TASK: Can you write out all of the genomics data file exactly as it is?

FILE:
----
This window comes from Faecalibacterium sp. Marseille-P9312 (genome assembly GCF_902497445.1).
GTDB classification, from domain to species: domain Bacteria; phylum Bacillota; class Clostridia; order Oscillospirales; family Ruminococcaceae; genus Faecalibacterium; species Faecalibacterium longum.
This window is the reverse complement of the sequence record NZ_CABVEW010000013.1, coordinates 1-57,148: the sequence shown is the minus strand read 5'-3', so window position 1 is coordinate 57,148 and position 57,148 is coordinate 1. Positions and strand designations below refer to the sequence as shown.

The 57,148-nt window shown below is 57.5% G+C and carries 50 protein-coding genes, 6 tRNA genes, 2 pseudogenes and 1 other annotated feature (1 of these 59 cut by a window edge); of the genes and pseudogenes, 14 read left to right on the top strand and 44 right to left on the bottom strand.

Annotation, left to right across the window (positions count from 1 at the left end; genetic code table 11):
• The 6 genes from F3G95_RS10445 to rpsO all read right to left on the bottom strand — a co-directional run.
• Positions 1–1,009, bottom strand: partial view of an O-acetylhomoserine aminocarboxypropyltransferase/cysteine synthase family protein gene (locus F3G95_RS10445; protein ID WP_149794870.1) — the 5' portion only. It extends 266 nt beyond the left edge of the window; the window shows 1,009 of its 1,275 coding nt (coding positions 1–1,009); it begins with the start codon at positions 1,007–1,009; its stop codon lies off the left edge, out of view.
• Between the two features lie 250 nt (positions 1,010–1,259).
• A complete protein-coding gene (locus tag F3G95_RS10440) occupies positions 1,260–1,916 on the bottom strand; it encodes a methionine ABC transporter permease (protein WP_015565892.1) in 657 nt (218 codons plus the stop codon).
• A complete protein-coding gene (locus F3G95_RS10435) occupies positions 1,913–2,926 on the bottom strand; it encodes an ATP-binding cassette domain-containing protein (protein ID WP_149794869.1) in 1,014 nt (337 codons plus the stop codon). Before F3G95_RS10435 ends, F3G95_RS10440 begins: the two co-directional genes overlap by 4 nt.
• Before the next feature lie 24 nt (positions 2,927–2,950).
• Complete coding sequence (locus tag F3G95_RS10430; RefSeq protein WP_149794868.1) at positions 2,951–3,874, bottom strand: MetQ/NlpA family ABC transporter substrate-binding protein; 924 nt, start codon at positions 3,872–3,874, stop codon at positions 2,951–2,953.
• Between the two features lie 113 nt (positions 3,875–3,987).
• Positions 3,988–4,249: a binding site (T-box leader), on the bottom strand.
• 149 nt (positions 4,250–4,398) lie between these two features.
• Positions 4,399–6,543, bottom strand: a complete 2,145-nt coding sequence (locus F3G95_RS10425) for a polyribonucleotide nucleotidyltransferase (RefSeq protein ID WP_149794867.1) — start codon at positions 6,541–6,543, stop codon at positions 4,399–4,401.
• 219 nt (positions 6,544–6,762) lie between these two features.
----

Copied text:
This window comes from Faecalibacterium sp. Marseille-P9312 (genome assembly GCF_902497445.1).
GTDB classification, from domain to species: domain Bacteria; phylum Bacillota; class Clostridia; order Oscillospirales; family Ruminococcaceae; genus Faecalibacterium; species Faecalibacterium longum.
This window is the reverse complement of the sequence record NZ_CABVEW010000013.1, coordinates 1-57,148: the sequence shown is the minus strand read 5'-3', so window position 1 is coordinate 57,148 and position 57,148 is coordinate 1. Positions and strand designations below refer to the sequence as shown.

The 57,148-nt window shown below is 57.5% G+C and carries 50 protein-coding genes, 6 tRNA genes, 2 pseudogenes and 1 other annotated feature (1 of these 59 cut by a window edge); of the genes and pseudogenes, 14 read left to right on the top strand and 44 right to left on the bottom strand.

Annotation, left to right across the window (positions count from 1 at the left end; genetic code table 11):
• The 6 genes from F3G95_RS10445 to rpsO all read right to left on the bottom strand — a co-directional run.
• Positions 1–1,009, bottom strand: partial view of an O-acetylhomoserine aminocarboxypropyltransferase/cysteine synthase family protein gene (locus F3G95_RS10445; protein ID WP_149794870.1) — the 5' portion only. It extends 266 nt beyond the left edge of the window; the window shows 1,009 of its 1,275 coding nt (coding positions 1–1,009); it begins with the start codon at positions 1,007–1,009; its stop codon lies off the left edge, out of view.
• Between the two features lie 250 nt (positions 1,010–1,259).
• A complete protein-coding gene (locus tag F3G95_RS10440) occupies positions 1,260–1,916 on the bottom strand; it encodes a methionine ABC transporter permease (protein WP_015565892.1) in 657 nt (218 codons plus the stop codon).
• A complete protein-coding gene (locus F3G95_RS10435) occupies positions 1,913–2,926 on the bottom strand; it encodes an ATP-binding cassette domain-containing protein (protein ID WP_149794869.1) in 1,014 nt (337 codons plus the stop codon). Before F3G95_RS10435 ends, F3G95_RS10440 begins: the two co-directional genes overlap by 4 nt.
• Before the next feature lie 24 nt (positions 2,927–2,950).
• Complete coding sequence (locus tag F3G95_RS10430; RefSeq protein WP_149794868.1) at positions 2,951–3,874, bottom strand: MetQ/NlpA family ABC transporter substrate-binding protein; 924 nt, start codon at positions 3,872–3,874, stop codon at positions 2,951–2,953.
• Between the two features lie 113 nt (positions 3,875–3,987).
• Positions 3,988–4,249: a binding site (T-box leader), on the bottom strand.
• 149 nt (positions 4,250–4,398) lie between these two features.
• Positions 4,399–6,543, bottom strand: a complete 2,145-nt coding sequence (locus F3G95_RS10425) for a polyribonucleotide nucleotidyltransferase (RefSeq protein ID WP_149794867.1) — start codon at positions 6,541–6,543, stop codon at positions 4,399–4,401.
• 219 nt (positions 6,544–6,762) lie between these two features.